If you understand my dilemma at all and have any ideas or suggestions, please post away. I will be implementing this idea soon, and I'm fearful of a failure with no backup plan. I'd like to be advised that "yes it will work " or "no it won't, you're an idiot " so I can come up with another solution. *gulp* Thanks in advance.

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Old April 28th, 2006, 06:40 PM   #2
Gerry
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non-volatile memory on a L55?? - are you sure?
how will you know the encoder hasn't moved while power is off?
get the auxiliary battery option for the processor.
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Old April 28th, 2006, 06:53 PM   #3
jstolaruk
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Quote:
Originally Posted by Money4Nothing
Of course when they power up, they reload their program from non-volatile memory with original tag values restored. There is no way I can remember what the last count of my encoder was in a controller tag.
This isn't right. You should only reload the program out of non-violatile memory if you loss battery power (for the ram).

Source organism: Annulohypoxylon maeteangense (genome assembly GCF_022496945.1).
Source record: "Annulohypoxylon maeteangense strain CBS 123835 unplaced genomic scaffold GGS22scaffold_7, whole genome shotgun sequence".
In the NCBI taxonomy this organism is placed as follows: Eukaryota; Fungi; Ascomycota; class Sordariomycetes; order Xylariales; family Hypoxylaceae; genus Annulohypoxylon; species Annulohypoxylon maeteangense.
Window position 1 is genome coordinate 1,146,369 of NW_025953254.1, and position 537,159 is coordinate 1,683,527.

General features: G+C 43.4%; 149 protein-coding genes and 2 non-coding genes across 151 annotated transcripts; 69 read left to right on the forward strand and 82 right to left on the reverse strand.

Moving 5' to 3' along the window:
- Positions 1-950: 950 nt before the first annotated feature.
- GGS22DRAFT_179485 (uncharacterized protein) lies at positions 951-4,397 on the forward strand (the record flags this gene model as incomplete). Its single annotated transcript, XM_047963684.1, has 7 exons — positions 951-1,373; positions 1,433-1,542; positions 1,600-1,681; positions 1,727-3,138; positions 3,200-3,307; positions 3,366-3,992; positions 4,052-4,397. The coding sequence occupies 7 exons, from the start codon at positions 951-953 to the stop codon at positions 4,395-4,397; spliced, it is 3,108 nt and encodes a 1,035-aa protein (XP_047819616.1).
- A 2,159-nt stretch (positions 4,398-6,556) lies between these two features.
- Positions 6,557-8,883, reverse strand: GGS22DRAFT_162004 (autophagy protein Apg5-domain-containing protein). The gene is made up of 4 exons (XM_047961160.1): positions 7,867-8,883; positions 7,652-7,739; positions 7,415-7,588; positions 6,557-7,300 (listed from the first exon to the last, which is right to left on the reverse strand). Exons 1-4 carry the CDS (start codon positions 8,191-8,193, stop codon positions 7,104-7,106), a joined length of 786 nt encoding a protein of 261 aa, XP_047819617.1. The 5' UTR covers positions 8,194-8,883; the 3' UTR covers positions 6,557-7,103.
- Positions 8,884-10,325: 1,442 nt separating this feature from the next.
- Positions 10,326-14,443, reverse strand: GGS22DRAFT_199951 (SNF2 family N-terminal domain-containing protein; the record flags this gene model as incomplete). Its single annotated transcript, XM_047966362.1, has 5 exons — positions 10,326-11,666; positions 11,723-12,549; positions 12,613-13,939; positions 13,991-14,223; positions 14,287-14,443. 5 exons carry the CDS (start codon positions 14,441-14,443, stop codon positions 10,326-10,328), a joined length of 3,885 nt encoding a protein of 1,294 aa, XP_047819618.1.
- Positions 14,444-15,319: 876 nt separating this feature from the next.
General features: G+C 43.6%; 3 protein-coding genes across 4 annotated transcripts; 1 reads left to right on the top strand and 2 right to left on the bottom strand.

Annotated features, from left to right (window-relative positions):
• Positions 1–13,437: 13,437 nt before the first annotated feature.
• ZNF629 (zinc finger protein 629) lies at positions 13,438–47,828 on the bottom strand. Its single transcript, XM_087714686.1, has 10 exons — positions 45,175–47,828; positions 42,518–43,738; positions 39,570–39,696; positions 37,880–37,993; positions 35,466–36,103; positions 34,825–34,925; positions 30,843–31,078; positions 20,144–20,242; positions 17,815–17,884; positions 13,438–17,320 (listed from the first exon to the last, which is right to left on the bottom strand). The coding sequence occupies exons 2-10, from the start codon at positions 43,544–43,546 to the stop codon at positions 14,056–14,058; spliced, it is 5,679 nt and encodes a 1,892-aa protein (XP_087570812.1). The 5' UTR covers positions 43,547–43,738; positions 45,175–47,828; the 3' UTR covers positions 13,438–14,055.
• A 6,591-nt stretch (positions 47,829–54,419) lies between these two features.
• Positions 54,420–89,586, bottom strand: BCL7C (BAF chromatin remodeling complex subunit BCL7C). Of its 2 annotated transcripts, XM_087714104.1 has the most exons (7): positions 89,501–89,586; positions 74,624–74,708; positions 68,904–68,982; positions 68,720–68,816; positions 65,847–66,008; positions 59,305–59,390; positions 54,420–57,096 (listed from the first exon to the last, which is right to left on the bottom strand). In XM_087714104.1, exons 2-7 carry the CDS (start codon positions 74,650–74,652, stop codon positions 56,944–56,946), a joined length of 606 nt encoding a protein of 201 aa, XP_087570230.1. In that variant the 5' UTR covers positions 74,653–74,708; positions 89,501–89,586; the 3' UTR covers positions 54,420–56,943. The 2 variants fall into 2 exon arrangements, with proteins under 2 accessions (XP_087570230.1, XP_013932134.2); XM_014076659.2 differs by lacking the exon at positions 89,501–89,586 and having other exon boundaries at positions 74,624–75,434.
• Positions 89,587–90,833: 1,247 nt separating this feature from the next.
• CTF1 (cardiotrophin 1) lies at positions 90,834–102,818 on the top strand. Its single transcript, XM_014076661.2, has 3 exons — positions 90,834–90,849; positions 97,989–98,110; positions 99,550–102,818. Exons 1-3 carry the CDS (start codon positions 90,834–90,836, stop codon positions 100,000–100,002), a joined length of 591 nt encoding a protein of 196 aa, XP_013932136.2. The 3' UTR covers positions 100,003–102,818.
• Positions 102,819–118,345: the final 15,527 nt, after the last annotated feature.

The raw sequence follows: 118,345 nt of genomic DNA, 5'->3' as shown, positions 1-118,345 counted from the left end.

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Last edited by jstolaruk; April 28th, 2006 at 06:58 PM.
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Old April 28th, 2006, 09:55 PM   #4
monkeyhead
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Go online with your PLC, put it in program mode, then open the processor properties dialog.

Under the non-volatile memory section, you can choose when the program is re-loaded. I have a machine based on Control Logix and ran into the same issue. I changed it to only load from non-volatile memory on demand. Now when the power is cycled the program is not reloaded. I learned real quick after I did a change that involved 40 rungs and it got wiped out after a brown out. Luckily I had the saved version on my laptop, but it still wiped out a bunch of relevant production data.
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Old April 28th, 2006, 11:03 PM   #5
Bruce99
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Smile Lost...:)